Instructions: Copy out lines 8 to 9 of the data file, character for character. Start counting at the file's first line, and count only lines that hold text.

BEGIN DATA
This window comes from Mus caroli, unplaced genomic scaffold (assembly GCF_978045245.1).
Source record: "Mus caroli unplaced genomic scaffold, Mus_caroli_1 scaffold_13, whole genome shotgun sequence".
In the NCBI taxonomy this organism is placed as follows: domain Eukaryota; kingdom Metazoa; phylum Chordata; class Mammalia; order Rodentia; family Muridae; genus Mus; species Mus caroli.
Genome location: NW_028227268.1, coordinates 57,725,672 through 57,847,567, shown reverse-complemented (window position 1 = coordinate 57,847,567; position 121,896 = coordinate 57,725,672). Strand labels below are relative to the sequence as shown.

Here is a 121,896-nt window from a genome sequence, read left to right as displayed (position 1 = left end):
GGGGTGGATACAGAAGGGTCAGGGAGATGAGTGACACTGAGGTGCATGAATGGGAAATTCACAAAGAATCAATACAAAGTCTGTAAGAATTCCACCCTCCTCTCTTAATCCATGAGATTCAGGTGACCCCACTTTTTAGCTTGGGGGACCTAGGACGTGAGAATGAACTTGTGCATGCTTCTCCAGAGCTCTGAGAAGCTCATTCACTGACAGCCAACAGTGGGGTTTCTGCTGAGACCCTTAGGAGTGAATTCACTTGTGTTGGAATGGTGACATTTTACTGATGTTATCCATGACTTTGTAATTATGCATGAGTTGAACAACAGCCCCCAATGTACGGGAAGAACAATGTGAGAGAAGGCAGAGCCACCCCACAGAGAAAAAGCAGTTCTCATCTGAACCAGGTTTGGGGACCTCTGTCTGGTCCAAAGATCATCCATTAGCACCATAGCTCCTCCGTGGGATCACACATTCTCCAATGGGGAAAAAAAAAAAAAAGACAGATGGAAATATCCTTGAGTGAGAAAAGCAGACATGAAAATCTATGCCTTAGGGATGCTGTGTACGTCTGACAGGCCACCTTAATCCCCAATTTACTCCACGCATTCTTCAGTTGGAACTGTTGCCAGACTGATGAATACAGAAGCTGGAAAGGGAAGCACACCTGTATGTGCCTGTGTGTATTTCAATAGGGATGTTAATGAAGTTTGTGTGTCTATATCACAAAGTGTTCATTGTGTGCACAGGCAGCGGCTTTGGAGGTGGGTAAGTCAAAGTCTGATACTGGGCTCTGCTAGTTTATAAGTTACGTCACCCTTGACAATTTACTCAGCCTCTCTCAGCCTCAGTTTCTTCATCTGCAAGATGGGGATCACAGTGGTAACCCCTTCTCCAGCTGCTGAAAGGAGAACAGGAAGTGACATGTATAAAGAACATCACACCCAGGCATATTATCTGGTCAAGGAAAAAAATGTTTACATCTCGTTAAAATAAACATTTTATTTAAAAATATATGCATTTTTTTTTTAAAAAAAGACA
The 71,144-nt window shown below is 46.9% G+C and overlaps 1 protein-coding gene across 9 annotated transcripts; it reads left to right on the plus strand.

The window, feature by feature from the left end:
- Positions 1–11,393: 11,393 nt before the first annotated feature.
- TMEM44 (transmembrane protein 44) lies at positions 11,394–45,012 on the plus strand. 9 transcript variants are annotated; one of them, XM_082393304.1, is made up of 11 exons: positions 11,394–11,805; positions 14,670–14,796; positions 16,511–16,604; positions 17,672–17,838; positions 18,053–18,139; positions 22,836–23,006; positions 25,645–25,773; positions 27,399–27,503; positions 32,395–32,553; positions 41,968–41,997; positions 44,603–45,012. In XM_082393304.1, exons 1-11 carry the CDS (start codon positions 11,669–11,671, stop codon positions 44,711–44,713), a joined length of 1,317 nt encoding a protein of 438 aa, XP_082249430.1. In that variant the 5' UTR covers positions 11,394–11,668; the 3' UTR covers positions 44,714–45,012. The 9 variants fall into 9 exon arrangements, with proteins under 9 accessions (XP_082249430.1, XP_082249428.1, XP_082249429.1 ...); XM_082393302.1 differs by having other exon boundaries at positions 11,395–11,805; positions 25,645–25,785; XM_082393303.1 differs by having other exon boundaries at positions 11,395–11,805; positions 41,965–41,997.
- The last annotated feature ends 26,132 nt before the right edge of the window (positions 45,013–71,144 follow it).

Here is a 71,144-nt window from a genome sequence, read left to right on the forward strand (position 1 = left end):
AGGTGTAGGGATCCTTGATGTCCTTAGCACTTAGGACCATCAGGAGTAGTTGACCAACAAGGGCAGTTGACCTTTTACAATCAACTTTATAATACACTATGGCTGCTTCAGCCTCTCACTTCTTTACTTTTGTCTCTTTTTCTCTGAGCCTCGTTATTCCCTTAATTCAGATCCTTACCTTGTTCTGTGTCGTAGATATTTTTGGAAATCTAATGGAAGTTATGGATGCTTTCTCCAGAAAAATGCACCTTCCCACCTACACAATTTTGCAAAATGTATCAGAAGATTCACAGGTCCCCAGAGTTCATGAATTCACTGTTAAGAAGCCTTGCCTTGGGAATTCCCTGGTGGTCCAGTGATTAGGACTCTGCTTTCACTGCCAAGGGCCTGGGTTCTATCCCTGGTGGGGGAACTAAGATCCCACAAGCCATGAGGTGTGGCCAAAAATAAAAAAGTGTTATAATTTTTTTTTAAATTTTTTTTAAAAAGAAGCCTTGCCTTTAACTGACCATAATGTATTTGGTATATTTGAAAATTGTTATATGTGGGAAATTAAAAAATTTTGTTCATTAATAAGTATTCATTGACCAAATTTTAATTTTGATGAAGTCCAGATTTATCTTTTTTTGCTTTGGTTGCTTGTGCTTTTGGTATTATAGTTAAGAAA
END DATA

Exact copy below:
The window, feature by feature from the left end:
- Positions 1–11,393: 11,393 nt before the first annotated feature.